Mark Cole: Keeping a Fresh Perspective
There is nothing more challenging than following a leader who feels stale.
Have you experienced this? Maybe you follow a leader who feels like his/her best days are behind them and there is nothing exciting about the future. Or maybe you have felt this in yourself at times.
Keeping a fresh perspective is absolutely necessary for any leader.
Often times it’s NOT a new perspective that I need, but a fresh perspective that has already settled down in me. That is why I wanted to bring this to you today.
If you’re feeling stale, or feeling like your best days are behind you, I’m hoping to remind you of that time when you received a new perspective. I want to put the alarm clock on that dormant point of view that you received many years ago – because nobody wants to follow a leader with a stale perspective!
Here are 8 tools that I have put into practice in my own life that I believe will help you keep a fresh perspective.
1. Ask yourself questions.
I regularly ask myself 5 questions:
- What is my mission?
- Who is my client?
- What does my client value?
- What is my plan?
- What are my results?
Good questions inform. Great questions transform.
2. Examine and clarify your offer.
I have found this tool very challenging, but also very effective. I ask myself a couple of questions: What is it that you are offering to the world that the world would miss if you left your post? What are the areas in your life where your contribution matters?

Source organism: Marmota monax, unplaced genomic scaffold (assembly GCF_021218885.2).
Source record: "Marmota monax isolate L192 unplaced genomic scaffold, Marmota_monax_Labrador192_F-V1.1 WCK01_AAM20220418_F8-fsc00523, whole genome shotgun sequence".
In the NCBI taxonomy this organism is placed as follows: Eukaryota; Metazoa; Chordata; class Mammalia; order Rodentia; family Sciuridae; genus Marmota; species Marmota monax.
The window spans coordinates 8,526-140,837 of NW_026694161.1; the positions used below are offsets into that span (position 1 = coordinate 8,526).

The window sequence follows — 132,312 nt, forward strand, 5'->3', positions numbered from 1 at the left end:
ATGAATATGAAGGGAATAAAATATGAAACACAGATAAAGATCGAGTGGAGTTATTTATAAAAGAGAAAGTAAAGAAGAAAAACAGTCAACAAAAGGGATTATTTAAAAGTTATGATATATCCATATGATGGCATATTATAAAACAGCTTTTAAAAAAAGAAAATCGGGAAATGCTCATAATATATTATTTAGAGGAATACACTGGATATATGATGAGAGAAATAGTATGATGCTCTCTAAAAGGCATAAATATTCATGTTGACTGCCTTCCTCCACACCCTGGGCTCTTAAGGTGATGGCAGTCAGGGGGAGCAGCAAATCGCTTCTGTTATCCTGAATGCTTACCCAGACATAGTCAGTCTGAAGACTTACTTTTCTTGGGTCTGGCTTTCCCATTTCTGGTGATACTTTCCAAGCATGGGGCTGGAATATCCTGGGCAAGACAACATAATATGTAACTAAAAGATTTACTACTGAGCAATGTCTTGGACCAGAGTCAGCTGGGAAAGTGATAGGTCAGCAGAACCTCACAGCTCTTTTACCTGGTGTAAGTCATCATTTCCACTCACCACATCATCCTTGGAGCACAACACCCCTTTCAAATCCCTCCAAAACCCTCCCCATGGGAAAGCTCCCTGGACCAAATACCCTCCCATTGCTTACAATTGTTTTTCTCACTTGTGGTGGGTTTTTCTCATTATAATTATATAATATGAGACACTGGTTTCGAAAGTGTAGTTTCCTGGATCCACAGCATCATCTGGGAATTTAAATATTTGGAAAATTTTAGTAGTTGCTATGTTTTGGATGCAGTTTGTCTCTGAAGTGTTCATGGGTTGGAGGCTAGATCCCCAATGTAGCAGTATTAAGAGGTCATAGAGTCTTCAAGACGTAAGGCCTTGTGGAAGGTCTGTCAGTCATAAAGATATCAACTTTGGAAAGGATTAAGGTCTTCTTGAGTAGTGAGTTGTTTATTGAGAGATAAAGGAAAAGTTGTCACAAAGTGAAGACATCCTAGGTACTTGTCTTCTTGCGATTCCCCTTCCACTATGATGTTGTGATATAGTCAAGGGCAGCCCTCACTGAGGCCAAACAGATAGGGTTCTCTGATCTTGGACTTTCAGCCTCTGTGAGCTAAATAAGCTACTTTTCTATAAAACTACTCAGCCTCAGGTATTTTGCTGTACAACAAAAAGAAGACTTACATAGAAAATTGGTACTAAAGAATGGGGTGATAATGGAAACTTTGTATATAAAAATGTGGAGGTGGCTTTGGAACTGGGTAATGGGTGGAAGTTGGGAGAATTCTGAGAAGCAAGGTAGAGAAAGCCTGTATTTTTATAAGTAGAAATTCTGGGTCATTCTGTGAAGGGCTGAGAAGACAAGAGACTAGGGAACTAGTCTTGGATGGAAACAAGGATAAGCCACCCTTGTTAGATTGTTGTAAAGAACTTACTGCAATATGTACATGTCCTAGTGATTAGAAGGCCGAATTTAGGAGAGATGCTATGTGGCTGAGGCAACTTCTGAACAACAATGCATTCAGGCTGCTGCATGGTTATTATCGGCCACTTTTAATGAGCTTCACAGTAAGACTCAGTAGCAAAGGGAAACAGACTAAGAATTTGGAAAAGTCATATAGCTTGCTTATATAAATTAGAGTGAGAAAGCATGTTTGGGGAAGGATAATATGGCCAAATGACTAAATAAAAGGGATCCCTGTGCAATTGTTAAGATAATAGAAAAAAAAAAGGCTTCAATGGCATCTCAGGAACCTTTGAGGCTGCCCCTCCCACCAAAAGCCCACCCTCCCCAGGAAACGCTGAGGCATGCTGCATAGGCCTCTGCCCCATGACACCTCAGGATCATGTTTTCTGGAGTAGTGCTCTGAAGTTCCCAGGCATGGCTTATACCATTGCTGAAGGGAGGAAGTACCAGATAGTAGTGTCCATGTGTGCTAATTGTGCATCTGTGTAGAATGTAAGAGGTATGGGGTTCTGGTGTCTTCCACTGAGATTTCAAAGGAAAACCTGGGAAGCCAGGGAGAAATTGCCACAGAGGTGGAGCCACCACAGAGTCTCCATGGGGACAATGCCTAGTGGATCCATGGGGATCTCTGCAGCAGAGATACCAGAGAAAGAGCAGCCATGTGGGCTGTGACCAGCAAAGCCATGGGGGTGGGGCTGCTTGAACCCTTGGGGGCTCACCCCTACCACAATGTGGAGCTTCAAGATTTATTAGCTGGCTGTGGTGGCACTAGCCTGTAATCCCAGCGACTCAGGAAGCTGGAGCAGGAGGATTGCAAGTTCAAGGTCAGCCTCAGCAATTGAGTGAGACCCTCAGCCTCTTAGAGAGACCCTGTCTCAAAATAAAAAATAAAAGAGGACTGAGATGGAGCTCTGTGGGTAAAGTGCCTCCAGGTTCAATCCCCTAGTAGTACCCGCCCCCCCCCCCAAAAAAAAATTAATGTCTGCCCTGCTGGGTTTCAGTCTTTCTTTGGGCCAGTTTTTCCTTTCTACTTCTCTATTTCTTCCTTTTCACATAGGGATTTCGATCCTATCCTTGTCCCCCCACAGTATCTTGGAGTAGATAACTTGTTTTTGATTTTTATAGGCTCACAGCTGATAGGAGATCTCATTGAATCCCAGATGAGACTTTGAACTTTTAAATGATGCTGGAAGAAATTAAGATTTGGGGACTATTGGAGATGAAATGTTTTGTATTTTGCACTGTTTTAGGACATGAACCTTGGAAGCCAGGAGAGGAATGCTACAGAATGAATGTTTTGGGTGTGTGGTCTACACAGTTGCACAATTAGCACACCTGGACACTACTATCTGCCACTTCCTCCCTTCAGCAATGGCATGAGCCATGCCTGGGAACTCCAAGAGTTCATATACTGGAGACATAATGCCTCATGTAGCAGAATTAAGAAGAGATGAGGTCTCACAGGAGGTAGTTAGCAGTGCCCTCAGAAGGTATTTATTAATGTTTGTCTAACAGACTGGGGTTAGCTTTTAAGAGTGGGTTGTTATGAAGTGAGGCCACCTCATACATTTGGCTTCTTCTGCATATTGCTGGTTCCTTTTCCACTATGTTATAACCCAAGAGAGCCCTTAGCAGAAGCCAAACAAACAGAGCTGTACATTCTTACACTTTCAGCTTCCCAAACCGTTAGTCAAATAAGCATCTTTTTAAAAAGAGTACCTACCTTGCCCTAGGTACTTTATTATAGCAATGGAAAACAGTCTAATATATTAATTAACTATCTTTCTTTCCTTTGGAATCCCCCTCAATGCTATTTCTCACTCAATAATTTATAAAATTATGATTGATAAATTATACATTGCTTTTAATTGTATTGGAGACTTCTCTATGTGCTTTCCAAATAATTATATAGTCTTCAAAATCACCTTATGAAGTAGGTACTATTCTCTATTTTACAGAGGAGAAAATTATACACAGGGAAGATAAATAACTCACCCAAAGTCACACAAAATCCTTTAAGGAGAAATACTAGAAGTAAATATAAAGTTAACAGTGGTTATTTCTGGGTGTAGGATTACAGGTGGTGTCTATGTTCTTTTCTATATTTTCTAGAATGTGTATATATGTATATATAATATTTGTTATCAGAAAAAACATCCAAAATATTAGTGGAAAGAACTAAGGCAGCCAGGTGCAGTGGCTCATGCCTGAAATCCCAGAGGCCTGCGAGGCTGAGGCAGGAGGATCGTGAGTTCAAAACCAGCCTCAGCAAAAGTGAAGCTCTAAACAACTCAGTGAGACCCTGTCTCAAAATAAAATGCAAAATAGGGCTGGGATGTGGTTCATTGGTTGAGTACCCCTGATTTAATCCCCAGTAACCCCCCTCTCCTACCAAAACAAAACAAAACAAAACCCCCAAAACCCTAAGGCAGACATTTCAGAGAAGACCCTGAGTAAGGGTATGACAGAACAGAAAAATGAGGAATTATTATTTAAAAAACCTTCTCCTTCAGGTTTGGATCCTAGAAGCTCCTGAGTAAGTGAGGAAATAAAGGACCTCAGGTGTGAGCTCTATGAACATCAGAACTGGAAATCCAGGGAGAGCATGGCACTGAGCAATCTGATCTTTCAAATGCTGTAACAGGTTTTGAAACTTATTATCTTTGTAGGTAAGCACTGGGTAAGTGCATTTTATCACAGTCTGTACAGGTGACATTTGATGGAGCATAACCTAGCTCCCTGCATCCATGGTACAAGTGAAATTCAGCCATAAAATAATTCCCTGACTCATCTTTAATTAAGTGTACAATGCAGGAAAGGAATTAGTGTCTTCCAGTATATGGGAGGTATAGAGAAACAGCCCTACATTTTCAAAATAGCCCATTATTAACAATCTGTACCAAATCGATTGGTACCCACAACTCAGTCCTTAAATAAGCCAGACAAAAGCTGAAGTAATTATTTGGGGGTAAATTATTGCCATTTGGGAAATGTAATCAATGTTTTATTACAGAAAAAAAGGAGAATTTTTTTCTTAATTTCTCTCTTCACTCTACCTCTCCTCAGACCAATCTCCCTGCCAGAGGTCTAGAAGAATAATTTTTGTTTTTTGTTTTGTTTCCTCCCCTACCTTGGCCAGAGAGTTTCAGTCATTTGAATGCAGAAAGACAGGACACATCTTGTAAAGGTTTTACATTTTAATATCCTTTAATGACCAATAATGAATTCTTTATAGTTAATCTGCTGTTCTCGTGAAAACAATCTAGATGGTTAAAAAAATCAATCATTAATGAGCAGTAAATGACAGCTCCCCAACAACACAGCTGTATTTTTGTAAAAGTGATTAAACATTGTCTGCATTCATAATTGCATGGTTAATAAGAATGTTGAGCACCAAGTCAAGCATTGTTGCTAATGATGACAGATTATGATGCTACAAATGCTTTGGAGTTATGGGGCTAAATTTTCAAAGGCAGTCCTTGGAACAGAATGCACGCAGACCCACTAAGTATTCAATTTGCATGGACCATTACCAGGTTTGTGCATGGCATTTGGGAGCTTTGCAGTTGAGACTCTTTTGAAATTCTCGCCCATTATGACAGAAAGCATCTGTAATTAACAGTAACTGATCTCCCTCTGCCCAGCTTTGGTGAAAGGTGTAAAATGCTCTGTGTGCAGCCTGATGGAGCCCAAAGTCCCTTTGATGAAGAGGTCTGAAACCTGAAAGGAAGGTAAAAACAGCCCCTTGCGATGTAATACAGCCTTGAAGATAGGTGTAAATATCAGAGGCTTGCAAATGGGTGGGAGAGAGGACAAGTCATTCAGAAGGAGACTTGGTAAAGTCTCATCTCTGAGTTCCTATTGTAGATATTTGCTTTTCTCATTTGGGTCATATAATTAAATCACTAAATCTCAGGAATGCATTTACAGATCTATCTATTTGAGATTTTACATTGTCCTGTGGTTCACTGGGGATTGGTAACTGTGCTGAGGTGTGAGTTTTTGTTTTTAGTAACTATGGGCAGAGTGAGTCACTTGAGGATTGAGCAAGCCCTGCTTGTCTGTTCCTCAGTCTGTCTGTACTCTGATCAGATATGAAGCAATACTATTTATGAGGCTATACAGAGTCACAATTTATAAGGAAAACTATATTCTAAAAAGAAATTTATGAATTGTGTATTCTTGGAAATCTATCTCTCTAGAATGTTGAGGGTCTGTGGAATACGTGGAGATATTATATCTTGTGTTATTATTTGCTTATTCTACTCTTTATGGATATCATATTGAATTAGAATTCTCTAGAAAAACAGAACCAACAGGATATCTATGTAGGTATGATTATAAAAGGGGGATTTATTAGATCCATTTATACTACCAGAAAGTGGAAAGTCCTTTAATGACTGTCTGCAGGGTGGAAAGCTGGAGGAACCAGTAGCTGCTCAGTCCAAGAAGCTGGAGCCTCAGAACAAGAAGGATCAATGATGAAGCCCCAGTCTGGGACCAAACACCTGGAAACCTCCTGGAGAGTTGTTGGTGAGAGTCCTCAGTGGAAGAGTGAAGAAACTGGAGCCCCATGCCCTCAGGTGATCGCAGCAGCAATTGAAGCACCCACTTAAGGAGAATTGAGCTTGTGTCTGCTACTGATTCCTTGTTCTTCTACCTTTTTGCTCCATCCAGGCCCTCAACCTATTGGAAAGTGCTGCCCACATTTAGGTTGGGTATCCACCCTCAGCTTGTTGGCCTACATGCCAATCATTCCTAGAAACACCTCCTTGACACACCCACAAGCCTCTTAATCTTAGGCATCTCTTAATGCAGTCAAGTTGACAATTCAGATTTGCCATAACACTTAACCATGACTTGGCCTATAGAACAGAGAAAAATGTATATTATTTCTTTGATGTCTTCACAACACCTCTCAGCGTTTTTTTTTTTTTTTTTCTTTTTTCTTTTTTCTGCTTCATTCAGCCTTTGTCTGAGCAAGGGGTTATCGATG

Know your strengths and the value you bring to the world! How you do what you do can change, but what you do shouldn’t change.
3. Offer who you are.
The greatest gift one human being can give another is to offer themselves. This comes from focusing on who you are more than what you do. It’s all about emphasizing the internal realities over the external realities.
Here’s an example to illustrate. Giving myself to Stephanie (my wife) is very different than working harder to be a better husband. I always succeed more when I attempt to be who I am rather than trying to be the best husband in the world. In the end, who we are spills over into what we do. But what we do cannot define who we are.
4. Re-certify yourself each year.
Change is always necessary. I believe you are either evolving or becoming stagnant. Never assume that because something is working today it will continue to work tomorrow.
Most leaders only recognize the need to change after decline has set in. Be careful with this! It is too late to take action after you realize something is broken.
5. Commit to a personal development plan.
Once a year, usually in January, I carve out a few days to get away and map out my personal growth trajectory. I set big, audacious goals for my own growth and I form an intentional plan of how to accomplish them. This has become one of my top priorities each year and it’s been the catalyst for incredible growth throughout my adult life.
Setting a new growth trajectory for yourself each year is imperative for keeping a fresh perspective in leadership. I am where I am today because of the commitment that I have made for years and years to a personal development plan.
6. Focus on personal discipline.
John Maxwell often tells a story of the legendary UCLA basketball coach John Wooden. Coach Wooden would begin each season by watching his players at practice shoot from all over the court. Then he would identify the spot where each player was most effective so that he could develop plays that set his players up in their sweet spots.
Coach Wooden understood that knowing your strengths and staying true to your sweet spot will consistently bring the best results. This takes personal discipline.